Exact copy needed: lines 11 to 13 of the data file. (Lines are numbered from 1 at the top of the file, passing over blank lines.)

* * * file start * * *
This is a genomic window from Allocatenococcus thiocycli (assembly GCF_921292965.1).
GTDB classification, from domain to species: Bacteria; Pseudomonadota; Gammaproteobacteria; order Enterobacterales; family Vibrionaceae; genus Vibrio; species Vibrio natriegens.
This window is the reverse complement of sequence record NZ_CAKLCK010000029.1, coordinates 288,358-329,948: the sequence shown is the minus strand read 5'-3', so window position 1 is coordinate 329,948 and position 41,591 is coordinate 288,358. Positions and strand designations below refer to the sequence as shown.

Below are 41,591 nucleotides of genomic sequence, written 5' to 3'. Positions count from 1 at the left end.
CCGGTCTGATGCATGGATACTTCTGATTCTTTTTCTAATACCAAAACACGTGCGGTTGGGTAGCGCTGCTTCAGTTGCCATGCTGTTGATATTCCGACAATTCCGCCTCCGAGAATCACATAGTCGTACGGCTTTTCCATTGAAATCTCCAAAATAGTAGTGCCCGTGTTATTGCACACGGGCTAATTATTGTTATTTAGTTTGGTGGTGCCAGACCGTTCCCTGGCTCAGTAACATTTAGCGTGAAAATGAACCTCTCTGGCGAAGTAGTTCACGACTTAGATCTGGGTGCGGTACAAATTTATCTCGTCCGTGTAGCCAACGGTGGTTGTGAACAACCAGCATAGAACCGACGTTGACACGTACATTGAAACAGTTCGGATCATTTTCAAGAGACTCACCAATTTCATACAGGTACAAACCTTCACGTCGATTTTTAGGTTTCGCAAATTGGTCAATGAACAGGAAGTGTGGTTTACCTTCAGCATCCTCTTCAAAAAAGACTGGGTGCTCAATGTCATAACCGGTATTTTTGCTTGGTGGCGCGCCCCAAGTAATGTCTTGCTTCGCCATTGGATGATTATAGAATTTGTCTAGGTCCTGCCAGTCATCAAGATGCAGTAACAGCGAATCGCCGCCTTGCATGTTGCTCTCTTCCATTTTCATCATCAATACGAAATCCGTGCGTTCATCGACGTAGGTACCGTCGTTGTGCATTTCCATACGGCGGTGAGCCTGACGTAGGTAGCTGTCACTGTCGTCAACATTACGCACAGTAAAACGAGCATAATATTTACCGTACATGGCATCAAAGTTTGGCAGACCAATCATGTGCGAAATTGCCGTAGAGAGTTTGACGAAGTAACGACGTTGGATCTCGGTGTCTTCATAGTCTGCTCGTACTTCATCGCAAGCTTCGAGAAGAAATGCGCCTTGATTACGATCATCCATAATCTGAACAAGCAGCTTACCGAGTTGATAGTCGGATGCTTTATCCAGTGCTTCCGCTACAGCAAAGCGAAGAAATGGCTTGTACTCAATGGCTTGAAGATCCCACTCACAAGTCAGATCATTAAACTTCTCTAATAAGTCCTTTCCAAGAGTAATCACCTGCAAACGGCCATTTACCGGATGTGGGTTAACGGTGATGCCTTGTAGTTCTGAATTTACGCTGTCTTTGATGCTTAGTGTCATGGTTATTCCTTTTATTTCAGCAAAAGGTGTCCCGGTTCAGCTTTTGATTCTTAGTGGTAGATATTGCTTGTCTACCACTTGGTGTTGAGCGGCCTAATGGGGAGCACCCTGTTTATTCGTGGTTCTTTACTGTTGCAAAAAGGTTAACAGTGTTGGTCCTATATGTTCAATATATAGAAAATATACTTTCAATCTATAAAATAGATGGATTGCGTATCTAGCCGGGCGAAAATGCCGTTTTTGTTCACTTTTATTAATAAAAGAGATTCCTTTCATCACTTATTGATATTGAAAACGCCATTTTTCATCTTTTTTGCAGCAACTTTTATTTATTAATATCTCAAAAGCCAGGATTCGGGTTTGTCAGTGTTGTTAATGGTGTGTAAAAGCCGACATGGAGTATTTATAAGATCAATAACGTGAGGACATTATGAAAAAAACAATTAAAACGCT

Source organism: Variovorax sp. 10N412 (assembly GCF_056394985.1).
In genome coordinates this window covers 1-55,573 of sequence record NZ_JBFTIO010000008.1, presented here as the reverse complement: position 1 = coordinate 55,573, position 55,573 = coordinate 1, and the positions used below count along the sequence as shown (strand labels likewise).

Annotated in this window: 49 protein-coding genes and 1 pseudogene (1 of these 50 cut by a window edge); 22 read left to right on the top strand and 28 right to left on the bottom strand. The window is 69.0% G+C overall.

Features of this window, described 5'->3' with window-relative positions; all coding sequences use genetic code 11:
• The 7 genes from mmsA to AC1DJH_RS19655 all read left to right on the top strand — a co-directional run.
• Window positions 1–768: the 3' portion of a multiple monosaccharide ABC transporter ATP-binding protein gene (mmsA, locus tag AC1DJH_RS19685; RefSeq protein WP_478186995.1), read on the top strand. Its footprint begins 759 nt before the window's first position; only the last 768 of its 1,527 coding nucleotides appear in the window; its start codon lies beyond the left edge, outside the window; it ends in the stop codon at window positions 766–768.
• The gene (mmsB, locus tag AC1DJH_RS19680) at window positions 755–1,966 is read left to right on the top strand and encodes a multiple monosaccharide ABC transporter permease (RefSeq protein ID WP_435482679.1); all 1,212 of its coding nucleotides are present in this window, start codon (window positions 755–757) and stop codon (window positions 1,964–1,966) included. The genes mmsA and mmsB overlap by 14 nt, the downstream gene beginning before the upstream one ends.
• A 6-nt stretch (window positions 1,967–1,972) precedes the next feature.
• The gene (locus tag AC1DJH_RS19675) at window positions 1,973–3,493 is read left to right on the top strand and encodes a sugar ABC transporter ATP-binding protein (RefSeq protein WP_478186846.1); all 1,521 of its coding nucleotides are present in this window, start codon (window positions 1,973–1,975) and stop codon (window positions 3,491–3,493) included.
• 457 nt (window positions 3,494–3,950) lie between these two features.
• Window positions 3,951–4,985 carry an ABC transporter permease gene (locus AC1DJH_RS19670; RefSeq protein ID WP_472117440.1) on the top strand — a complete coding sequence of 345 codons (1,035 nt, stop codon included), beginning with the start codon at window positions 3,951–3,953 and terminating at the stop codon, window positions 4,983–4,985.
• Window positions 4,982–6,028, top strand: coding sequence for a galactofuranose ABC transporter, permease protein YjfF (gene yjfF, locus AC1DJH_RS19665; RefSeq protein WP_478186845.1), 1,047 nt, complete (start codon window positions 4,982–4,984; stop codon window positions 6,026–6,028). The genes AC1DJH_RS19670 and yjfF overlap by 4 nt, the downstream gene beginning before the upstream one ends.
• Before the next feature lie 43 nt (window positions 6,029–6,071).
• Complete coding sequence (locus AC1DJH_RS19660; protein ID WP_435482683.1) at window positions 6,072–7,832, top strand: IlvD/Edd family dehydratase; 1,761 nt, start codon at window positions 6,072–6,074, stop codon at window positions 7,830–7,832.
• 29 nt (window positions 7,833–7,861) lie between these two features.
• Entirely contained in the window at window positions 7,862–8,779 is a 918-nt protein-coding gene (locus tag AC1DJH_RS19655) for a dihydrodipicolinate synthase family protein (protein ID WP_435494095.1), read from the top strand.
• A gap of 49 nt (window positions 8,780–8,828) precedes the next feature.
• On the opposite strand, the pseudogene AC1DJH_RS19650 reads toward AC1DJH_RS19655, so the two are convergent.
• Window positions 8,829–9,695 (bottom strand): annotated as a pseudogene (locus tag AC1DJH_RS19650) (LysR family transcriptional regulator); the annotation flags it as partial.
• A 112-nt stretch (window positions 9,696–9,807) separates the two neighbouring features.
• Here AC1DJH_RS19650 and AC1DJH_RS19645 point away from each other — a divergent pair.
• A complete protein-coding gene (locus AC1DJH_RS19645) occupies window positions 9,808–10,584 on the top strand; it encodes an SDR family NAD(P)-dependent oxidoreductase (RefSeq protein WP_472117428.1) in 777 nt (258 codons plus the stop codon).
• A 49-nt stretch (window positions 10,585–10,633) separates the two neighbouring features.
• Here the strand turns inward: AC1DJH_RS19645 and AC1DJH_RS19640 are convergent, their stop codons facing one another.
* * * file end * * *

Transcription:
• Window positions 1–768: the 3' portion of a multiple monosaccharide ABC transporter ATP-binding protein gene (mmsA, locus tag AC1DJH_RS19685; RefSeq protein WP_478186995.1), read on the top strand. Its footprint begins 759 nt before the window's first position; only the last 768 of its 1,527 coding nucleotides appear in the window; its start codon lies beyond the left edge, outside the window; it ends in the stop codon at window positions 766–768.
• The gene (mmsB, locus tag AC1DJH_RS19680) at window positions 755–1,966 is read left to right on the top strand and encodes a multiple monosaccharide ABC transporter permease (RefSeq protein ID WP_435482679.1); all 1,212 of its coding nucleotides are present in this window, start codon (window positions 755–757) and stop codon (window positions 1,964–1,966) included. The genes mmsA and mmsB overlap by 14 nt, the downstream gene beginning before the upstream one ends.
• A 6-nt stretch (window positions 1,967–1,972) precedes the next feature.